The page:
Space Weather Information

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Diffuse, monoenergetic, and broadband aurora: The global precipitation budget

SPACE WEATHER BALLOON DATA: Almost once a week, and the students of Earth to Sky Calculus fly space weather balloons to the stratosphere over California. These balloons are equipped with sensors that detect secondary cosmic rays, a form of radiation from space that can penetrate all the way down to Earth’s surface. Our monitoring program has been underway without interruption for 6 years, resulting in a unique dataset of in situ atmospheric measurements.


It was a busy night on October 11 for varied aurora phenomena, as the G2 aurora storm filled the sky with Northern Lights. This was from southern Alberta, where the display of curtains early in the evening showed horizontal “dune” structures, along with isolated blobs. Later, those blobs to the south were joined by a dim red SAR arc, invisible to the eye but the camera recorded it. A time-lapse shows it moving east to west.—Fish-Eye-Oct-11-201_1634065237.jpg

Latest results: Our most recent flight on June 25, 2021, confirms a trend of decreasing cosmic radiation:

Cosmic ray dose rates peaked in late 2019, and have been slowly declining ever since. This makes perfect sense. Solar Minimum was in late 2019. During Solar Minimum the sun’s magnetic field weakens, allowing more cosmic rays into the solar system. We expect dose rate to be highest at that time.

Now that Solar Minimum has passed, the sun is waking up again. Solar magnetic fields are strengthening, providing a stiffer barrier to cosmic rays trying to enter the solar system. The decline of cosmic radiation above California is a sign that new Solar Cycle 25 is gaining strength.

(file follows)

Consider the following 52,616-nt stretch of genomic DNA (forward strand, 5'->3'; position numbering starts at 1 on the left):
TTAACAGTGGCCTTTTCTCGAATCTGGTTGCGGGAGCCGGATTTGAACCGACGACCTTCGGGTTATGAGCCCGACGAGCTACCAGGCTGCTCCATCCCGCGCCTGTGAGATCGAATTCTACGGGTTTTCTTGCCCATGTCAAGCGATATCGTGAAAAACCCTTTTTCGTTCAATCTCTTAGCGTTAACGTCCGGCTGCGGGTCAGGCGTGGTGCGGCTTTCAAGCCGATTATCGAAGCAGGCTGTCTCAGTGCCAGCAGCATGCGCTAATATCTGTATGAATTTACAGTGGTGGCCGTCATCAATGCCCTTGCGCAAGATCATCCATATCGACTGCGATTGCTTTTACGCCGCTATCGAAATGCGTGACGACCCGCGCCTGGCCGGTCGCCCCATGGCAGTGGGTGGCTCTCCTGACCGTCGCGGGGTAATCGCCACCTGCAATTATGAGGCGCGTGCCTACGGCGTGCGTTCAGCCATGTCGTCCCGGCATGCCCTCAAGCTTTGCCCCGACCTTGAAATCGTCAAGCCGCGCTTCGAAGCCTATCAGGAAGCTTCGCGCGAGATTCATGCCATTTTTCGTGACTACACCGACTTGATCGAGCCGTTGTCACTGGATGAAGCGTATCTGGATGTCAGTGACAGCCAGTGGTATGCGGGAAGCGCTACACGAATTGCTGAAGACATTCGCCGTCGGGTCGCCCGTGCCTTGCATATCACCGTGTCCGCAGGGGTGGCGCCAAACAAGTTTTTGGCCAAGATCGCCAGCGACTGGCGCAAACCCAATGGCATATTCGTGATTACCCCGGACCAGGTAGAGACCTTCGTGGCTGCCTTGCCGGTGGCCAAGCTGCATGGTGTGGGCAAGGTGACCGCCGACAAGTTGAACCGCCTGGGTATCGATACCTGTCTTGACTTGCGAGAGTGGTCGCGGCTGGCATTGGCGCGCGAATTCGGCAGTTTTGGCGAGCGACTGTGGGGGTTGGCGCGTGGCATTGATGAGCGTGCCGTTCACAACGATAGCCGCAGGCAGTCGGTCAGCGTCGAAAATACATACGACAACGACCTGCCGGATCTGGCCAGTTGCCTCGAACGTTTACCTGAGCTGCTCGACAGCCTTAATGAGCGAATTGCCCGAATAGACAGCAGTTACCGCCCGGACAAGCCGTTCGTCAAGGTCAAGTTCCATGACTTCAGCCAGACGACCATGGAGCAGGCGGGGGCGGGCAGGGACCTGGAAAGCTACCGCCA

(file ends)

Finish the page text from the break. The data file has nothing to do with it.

The Sunspot Number

Scientists track solar cycles by counting sunspots –– cool planet-sized areas on the Sun where intense magnetic loops poke through the star’s visible surface.

Counting sunspots is not as straightforward as it sounds. Suppose you looked at the Sun through a pair of (properly filtered) low power binoculars — you might be able to see two or three large spots. An observer peering through a high-powered telescope might see 10 or 20. A powerful space-based observatory could see even more — say, 50 to 100. Which is the correct sunspot number?

There are two official sunspot numbers in common use. The first, the daily “Boulder Sunspot Number,” is computed by the NOAA Space Environment Center using a formula devised by Rudolph Wolf in 1848:

R=k (10g+s),

where R is the sunspot number; g is the number of sunspot groups on the solar disk; s is the total number of individual spots in all the groups; and k is a variable scaling factor (usually <1) that accounts for observing conditions and the type of telescope (binoculars, space telescopes, etc.). Scientists combine data from lots of observatories — each with its own k factor — to arrive at a daily value.

Giant red blobs, picket fences, upward branching carrots, and tentacled octopi — these are just a few of the phrases used to describe sprites — spectacular, eerie flashes of colored light high above the tops of powerful thunderstorms that can travel up to 50 miles high in the atmosphere.

Nov. 2, 2021: The CME heading for Earth is a cannibal. SOHO coronagraphs caught the storm cloud leaving the sun on Nov. 2nd following a slow-motion solar flare (M1.7) in the magnetic canopy of sunspot AR2891:

Magnetic storms are great, but even when everything is at rest at Kp.0-1 local K 0 my measurements are sometimes very interesting. Like today, almost a tight line on the graph, but by paying close attention and zooming in, sometimes pulsating signals appear upwards. This is very striking, there are Pc 3 waves on which Pc 1-2 waves are superimposed. In musical terms a form of vibrato modulation. It’s a pity that all this takes place at frequencies that are too low for us, but I’m going to find a way to use this to control synthesizers for example.